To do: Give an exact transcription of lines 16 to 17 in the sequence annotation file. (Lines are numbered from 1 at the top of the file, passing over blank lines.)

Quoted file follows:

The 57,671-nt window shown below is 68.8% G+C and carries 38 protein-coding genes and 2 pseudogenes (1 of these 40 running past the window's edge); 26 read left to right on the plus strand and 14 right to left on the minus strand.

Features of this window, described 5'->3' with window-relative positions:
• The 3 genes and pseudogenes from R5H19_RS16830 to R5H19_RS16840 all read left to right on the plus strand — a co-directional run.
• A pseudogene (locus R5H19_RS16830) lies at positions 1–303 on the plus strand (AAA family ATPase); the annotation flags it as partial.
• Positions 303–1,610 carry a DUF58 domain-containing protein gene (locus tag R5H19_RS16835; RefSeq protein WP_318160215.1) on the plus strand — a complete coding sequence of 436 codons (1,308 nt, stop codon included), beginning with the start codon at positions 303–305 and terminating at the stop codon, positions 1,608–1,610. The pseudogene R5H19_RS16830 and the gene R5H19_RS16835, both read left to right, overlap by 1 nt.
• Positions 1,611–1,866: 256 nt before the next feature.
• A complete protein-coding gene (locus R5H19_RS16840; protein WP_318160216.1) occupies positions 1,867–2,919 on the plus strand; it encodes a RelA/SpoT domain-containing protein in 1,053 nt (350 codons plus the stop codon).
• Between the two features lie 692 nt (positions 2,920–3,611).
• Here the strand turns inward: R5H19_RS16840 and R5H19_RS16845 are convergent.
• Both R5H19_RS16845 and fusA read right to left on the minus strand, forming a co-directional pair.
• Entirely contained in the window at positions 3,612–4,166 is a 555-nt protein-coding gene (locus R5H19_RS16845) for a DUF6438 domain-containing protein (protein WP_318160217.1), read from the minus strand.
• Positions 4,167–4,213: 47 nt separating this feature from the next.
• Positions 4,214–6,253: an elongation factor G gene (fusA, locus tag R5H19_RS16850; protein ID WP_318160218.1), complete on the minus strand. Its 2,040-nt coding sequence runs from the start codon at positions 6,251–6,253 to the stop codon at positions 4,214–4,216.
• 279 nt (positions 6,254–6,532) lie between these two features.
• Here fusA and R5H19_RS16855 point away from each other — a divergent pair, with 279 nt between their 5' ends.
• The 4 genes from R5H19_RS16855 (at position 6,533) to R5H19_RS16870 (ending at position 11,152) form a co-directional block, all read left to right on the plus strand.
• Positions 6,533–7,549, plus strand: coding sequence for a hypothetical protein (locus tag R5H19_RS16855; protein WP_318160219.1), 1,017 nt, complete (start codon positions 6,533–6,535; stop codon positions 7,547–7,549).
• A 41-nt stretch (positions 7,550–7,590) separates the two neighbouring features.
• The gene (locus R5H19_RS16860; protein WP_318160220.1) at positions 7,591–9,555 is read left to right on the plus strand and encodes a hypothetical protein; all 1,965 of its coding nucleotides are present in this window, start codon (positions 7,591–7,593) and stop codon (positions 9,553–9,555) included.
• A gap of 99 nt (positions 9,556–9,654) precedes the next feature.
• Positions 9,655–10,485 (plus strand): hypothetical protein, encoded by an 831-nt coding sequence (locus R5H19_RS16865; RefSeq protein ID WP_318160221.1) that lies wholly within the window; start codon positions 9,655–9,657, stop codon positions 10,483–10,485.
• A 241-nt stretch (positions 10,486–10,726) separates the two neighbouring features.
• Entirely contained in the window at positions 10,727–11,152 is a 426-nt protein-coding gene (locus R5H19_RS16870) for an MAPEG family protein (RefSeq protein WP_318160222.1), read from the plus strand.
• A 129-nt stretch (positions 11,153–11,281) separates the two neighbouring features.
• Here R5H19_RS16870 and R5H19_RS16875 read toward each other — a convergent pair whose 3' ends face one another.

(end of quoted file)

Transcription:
• The 4 genes from R5H19_RS16855 (at position 6,533) to R5H19_RS16870 (ending at position 11,152) form a co-directional block, all read left to right on the plus strand.
• Positions 6,533–7,549, plus strand: coding sequence for a hypothetical protein (locus tag R5H19_RS16855; protein WP_318160219.1), 1,017 nt, complete (start codon positions 6,533–6,535; stop codon positions 7,547–7,549).